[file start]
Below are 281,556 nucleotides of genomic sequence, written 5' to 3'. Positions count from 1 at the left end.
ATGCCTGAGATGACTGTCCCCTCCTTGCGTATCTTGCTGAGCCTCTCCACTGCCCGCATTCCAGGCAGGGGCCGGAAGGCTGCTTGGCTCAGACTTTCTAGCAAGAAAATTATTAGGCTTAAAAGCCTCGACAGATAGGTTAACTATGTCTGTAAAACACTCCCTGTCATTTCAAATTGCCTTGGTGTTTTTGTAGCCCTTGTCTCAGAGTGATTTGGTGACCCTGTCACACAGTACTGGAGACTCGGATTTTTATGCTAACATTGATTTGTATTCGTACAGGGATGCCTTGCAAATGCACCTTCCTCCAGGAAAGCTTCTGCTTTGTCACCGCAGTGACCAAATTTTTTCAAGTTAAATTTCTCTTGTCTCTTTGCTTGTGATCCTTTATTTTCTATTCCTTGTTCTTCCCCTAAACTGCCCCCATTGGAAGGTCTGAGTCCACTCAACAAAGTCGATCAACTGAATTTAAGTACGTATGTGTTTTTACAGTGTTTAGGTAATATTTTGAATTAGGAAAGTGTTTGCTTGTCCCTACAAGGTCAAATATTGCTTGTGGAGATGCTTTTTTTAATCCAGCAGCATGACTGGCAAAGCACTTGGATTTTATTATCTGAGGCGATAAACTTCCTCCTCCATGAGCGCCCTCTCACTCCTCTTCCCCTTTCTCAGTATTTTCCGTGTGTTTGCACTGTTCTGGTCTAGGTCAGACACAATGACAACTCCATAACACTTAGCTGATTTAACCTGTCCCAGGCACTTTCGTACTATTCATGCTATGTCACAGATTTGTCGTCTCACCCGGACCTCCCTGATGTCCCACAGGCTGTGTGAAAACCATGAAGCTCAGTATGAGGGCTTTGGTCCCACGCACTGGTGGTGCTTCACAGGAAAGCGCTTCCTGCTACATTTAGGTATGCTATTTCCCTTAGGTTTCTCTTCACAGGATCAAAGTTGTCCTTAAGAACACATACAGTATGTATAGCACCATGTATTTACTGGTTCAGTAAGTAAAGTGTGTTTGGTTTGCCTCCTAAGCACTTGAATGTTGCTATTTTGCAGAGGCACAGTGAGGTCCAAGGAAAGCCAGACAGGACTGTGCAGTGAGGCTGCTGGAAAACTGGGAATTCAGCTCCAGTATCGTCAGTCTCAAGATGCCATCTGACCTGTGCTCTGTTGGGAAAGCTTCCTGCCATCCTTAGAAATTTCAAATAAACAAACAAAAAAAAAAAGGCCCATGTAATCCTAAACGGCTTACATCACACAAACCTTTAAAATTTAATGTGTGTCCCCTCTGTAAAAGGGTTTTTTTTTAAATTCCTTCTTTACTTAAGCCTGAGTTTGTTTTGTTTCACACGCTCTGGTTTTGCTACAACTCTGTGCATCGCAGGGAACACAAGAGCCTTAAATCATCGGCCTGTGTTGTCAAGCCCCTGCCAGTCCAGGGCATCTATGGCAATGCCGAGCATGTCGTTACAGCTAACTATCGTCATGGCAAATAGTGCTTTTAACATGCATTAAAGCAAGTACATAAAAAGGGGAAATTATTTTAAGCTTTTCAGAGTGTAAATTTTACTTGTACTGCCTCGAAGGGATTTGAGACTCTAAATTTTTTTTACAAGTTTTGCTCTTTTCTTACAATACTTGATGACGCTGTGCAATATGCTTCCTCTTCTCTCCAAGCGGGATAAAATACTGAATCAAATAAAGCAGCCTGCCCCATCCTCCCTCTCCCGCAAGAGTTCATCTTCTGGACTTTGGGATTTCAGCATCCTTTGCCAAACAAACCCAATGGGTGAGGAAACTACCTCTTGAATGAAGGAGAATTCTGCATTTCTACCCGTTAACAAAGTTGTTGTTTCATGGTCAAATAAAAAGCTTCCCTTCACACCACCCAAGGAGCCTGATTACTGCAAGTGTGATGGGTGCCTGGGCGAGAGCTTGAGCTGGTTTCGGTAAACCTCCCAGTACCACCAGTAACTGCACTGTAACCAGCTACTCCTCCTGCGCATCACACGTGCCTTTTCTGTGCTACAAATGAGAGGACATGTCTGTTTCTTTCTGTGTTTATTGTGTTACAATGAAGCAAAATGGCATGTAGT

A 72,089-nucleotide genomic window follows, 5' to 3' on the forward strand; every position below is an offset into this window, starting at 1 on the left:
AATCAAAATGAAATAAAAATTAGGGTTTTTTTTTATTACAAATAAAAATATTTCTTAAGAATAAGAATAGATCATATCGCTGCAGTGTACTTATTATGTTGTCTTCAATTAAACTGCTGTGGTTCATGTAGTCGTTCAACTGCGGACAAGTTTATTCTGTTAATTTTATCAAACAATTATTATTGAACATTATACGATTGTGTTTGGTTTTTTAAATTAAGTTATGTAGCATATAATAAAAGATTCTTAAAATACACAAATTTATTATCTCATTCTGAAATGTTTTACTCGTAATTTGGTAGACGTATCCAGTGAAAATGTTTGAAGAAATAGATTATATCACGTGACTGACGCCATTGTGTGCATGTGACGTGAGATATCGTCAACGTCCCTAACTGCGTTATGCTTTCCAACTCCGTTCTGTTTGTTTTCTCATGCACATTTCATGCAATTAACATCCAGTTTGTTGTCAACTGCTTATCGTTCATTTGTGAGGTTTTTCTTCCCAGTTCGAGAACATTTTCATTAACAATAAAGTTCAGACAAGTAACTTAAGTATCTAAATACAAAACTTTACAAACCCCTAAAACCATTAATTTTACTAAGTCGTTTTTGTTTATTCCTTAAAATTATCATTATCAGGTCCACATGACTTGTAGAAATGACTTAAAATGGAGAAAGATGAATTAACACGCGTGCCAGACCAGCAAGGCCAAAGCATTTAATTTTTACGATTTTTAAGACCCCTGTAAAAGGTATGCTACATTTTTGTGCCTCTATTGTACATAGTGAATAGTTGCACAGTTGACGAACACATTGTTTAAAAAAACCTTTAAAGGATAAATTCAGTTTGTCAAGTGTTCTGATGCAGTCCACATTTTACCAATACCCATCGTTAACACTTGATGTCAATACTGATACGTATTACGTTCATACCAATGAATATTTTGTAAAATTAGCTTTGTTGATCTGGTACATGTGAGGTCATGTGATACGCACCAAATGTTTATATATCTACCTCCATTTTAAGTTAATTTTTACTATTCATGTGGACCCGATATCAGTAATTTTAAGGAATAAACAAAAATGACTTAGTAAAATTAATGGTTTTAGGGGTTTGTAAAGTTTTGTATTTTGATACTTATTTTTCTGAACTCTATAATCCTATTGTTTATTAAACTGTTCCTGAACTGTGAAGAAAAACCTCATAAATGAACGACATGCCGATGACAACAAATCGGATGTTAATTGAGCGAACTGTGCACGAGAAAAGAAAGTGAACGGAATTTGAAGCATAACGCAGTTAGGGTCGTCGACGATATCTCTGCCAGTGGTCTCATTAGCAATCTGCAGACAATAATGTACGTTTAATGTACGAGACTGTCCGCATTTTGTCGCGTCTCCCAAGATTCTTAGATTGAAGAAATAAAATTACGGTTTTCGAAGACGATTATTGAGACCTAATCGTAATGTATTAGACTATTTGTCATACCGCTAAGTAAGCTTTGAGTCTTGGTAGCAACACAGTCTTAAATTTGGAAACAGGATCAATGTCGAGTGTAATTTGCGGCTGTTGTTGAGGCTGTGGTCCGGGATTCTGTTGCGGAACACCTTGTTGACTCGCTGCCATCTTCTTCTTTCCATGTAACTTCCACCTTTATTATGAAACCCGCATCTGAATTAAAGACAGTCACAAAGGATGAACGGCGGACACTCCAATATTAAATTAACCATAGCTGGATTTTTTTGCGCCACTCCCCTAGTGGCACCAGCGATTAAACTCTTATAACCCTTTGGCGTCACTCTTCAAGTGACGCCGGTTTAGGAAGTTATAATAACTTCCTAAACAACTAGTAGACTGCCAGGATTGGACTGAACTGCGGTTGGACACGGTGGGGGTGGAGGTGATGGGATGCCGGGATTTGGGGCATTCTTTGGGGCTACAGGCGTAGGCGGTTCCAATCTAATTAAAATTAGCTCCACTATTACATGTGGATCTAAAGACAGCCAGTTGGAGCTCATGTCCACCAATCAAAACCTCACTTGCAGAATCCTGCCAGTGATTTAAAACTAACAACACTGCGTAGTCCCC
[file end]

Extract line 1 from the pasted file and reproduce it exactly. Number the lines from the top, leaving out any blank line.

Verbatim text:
Below are 281,556 nucleotides of genomic sequence, written 5' to 3'. Positions count from 1 at the left end.